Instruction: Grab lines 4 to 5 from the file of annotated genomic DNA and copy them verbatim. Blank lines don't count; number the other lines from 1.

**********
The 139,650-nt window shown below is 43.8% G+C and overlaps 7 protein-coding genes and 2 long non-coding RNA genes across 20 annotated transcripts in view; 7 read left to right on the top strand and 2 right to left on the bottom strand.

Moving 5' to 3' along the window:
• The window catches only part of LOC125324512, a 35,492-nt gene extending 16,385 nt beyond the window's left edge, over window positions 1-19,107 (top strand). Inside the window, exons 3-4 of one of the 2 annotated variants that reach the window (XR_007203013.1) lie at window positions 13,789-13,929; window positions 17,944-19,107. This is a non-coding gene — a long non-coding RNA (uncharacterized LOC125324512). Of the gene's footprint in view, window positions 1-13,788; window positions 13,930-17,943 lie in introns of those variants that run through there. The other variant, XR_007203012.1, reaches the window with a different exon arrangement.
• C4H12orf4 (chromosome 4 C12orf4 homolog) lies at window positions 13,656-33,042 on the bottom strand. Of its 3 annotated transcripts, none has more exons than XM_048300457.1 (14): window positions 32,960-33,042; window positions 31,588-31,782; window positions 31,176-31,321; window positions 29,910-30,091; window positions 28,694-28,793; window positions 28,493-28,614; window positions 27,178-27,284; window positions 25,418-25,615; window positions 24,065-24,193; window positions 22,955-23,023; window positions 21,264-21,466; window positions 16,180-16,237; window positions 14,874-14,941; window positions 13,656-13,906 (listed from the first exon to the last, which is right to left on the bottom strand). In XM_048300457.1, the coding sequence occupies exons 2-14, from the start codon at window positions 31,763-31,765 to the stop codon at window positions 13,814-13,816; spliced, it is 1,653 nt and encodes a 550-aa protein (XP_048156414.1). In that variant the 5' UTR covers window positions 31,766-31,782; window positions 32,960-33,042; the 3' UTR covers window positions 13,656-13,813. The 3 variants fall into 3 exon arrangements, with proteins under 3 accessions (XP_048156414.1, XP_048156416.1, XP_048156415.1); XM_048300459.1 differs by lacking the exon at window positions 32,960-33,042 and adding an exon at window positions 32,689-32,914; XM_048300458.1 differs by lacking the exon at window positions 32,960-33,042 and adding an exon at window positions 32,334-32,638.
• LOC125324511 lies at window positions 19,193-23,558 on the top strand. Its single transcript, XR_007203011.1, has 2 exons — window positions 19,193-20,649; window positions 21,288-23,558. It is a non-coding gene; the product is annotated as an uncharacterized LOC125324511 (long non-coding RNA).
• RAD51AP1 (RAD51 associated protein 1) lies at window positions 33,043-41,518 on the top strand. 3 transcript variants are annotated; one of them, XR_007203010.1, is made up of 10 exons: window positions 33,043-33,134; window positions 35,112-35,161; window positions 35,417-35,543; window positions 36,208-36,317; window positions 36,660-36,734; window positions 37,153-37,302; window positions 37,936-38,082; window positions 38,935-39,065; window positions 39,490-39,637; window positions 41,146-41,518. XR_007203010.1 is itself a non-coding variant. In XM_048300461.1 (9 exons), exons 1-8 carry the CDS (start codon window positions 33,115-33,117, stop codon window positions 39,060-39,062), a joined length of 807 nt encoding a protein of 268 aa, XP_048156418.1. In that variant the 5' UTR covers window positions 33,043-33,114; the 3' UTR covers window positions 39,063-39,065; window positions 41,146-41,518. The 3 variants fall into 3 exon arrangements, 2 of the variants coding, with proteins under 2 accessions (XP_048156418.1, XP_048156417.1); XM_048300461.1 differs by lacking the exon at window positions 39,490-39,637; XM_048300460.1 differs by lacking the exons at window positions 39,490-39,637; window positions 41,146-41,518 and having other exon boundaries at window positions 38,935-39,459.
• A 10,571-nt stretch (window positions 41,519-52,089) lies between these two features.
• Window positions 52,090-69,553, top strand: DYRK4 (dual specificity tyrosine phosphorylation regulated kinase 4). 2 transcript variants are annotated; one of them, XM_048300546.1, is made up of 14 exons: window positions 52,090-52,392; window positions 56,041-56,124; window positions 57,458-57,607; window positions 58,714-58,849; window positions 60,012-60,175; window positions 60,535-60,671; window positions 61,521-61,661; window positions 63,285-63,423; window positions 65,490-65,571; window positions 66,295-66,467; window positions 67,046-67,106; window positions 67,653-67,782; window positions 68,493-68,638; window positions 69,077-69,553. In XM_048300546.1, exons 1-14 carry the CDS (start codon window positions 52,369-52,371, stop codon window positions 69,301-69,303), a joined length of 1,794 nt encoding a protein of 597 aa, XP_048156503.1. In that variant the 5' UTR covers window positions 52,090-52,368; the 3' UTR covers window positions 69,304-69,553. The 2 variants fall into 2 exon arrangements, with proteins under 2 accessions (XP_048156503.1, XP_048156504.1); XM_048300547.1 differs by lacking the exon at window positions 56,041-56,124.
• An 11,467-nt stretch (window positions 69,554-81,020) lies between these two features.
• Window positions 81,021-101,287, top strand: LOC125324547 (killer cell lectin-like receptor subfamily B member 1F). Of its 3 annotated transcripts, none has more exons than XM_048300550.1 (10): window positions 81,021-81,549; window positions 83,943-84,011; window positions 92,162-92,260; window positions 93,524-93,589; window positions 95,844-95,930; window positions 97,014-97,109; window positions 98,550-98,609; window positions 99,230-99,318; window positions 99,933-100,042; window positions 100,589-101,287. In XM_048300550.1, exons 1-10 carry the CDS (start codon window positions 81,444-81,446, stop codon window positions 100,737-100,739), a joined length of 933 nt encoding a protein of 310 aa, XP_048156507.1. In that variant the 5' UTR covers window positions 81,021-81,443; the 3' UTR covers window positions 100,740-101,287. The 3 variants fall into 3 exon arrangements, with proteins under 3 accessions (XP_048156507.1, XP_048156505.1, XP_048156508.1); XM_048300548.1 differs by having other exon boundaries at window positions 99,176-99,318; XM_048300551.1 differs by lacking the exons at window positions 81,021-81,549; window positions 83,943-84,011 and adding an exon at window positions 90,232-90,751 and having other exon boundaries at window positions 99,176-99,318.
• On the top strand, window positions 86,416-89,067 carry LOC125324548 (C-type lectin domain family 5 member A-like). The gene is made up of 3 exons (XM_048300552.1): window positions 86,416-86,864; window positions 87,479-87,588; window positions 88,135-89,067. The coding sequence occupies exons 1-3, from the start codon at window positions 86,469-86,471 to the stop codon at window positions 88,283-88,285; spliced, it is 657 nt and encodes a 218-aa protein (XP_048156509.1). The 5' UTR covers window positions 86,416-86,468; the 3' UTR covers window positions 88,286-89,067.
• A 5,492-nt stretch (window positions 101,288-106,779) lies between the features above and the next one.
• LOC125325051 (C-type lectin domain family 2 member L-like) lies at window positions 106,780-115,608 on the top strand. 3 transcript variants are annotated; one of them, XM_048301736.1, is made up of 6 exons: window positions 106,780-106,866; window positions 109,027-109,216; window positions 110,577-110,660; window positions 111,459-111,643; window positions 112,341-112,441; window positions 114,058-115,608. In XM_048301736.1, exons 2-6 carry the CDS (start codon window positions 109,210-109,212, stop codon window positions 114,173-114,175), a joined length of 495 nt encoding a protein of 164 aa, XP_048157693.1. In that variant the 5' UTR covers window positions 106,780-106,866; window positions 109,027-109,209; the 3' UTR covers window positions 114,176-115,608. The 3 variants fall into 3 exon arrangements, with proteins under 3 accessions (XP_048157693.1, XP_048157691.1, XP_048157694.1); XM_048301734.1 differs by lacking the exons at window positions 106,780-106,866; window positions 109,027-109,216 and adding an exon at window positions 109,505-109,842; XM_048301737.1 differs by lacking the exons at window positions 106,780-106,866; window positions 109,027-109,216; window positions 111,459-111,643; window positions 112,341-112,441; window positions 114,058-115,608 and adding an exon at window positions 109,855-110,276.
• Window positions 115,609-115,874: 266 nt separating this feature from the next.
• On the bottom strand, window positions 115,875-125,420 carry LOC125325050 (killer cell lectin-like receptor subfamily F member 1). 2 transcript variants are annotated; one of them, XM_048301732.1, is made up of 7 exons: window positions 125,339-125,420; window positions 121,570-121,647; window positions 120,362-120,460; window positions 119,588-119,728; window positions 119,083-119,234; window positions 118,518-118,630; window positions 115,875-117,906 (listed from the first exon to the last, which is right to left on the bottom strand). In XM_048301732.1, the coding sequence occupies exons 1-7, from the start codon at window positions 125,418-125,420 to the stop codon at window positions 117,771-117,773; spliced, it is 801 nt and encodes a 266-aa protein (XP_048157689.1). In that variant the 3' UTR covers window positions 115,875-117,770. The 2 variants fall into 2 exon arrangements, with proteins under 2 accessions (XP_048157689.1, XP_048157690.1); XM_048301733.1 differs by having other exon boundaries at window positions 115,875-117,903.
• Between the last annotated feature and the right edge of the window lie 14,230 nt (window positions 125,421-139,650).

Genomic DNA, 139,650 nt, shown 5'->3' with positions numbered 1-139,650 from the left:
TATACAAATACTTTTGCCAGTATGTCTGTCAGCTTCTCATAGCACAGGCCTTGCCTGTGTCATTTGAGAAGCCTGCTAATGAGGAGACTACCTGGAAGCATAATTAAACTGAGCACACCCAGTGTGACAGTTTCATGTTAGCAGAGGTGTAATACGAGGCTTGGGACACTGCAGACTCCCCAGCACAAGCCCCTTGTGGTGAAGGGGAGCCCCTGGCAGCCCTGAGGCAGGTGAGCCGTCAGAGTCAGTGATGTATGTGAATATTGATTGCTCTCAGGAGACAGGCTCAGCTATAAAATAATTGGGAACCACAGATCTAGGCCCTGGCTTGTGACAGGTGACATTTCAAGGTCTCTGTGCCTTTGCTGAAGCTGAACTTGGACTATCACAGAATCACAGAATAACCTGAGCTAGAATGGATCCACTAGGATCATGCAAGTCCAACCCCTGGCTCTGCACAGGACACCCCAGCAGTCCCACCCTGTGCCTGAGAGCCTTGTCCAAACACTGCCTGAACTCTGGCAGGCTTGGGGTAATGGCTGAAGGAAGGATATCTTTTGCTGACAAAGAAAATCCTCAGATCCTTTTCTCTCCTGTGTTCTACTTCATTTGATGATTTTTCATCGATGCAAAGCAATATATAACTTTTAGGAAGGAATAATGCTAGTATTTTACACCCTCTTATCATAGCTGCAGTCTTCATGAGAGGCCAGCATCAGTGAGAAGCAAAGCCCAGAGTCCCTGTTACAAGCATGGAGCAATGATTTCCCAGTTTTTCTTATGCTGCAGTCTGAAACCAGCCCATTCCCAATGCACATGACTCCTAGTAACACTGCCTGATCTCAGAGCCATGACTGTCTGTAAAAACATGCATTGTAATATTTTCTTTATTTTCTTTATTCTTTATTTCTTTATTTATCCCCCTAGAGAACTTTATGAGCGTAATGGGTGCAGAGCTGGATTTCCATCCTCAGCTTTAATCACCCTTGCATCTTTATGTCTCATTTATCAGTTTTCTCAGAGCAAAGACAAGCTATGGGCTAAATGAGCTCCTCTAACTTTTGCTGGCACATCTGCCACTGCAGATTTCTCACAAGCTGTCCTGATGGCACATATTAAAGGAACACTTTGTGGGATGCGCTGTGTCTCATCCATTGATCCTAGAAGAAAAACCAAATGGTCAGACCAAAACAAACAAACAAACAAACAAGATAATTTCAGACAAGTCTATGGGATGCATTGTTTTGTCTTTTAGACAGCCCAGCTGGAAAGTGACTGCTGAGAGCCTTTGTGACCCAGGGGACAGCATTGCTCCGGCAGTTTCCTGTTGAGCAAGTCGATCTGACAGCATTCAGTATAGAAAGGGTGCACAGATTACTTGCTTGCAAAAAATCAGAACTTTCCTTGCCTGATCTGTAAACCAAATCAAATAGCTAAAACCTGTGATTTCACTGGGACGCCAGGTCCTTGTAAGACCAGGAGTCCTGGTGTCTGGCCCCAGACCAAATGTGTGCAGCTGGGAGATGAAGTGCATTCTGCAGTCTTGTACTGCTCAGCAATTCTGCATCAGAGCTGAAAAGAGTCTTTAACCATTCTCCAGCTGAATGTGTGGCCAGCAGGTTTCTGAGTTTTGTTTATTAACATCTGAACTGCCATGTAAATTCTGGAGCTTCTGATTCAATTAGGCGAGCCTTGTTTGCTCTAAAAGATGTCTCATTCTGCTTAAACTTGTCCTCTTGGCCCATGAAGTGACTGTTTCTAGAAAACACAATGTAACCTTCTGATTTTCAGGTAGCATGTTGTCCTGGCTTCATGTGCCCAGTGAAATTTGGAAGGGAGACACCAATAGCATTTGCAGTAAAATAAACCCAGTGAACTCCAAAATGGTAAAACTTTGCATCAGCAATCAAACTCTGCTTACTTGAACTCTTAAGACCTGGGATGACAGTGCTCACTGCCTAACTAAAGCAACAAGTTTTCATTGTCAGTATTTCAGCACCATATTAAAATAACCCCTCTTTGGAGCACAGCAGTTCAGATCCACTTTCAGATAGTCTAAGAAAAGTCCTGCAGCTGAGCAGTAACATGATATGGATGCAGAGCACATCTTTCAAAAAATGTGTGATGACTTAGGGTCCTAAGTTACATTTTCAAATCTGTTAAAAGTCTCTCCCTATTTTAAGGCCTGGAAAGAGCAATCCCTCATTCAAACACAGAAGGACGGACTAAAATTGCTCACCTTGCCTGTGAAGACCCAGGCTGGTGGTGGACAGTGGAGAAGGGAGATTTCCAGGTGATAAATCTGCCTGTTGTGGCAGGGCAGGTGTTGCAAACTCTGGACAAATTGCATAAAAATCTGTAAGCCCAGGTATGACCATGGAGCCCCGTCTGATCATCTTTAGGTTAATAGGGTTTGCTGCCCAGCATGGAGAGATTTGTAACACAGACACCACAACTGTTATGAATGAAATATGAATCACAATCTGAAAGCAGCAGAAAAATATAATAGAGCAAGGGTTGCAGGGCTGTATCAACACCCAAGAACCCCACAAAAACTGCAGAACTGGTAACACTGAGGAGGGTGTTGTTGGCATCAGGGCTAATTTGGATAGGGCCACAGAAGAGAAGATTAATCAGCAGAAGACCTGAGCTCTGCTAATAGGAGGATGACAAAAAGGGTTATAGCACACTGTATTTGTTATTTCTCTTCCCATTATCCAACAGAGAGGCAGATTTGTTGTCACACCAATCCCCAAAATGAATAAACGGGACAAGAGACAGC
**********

• C4H12orf4 (chromosome 4 C12orf4 homolog) lies at window positions 13,656-33,042 on the bottom strand. Of its 3 annotated transcripts, none has more exons than XM_048300457.1 (14): window positions 32,960-33,042; window positions 31,588-31,782; window positions 31,176-31,321; window positions 29,910-30,091; window positions 28,694-28,793; window positions 28,493-28,614; window positions 27,178-27,284; window positions 25,418-25,615; window positions 24,065-24,193; window positions 22,955-23,023; window positions 21,264-21,466; window positions 16,180-16,237; window positions 14,874-14,941; window positions 13,656-13,906 (listed from the first exon to the last, which is right to left on the bottom strand). In XM_048300457.1, the coding sequence occupies exons 2-14, from the start codon at window positions 31,763-31,765 to the stop codon at window positions 13,814-13,816; spliced, it is 1,653 nt and encodes a 550-aa protein (XP_048156414.1). In that variant the 5' UTR covers window positions 31,766-31,782; window positions 32,960-33,042; the 3' UTR covers window positions 13,656-13,813. The 3 variants fall into 3 exon arrangements, with proteins under 3 accessions (XP_048156414.1, XP_048156416.1, XP_048156415.1); XM_048300459.1 differs by lacking the exon at window positions 32,960-33,042 and adding an exon at window positions 32,689-32,914; XM_048300458.1 differs by lacking the exon at window positions 32,960-33,042 and adding an exon at window positions 32,334-32,638.
• LOC125324511 lies at window positions 19,193-23,558 on the top strand. Its single transcript, XR_007203011.1, has 2 exons — window positions 19,193-20,649; window positions 21,288-23,558. It is a non-coding gene; the product is annotated as an uncharacterized LOC125324511 (long non-coding RNA).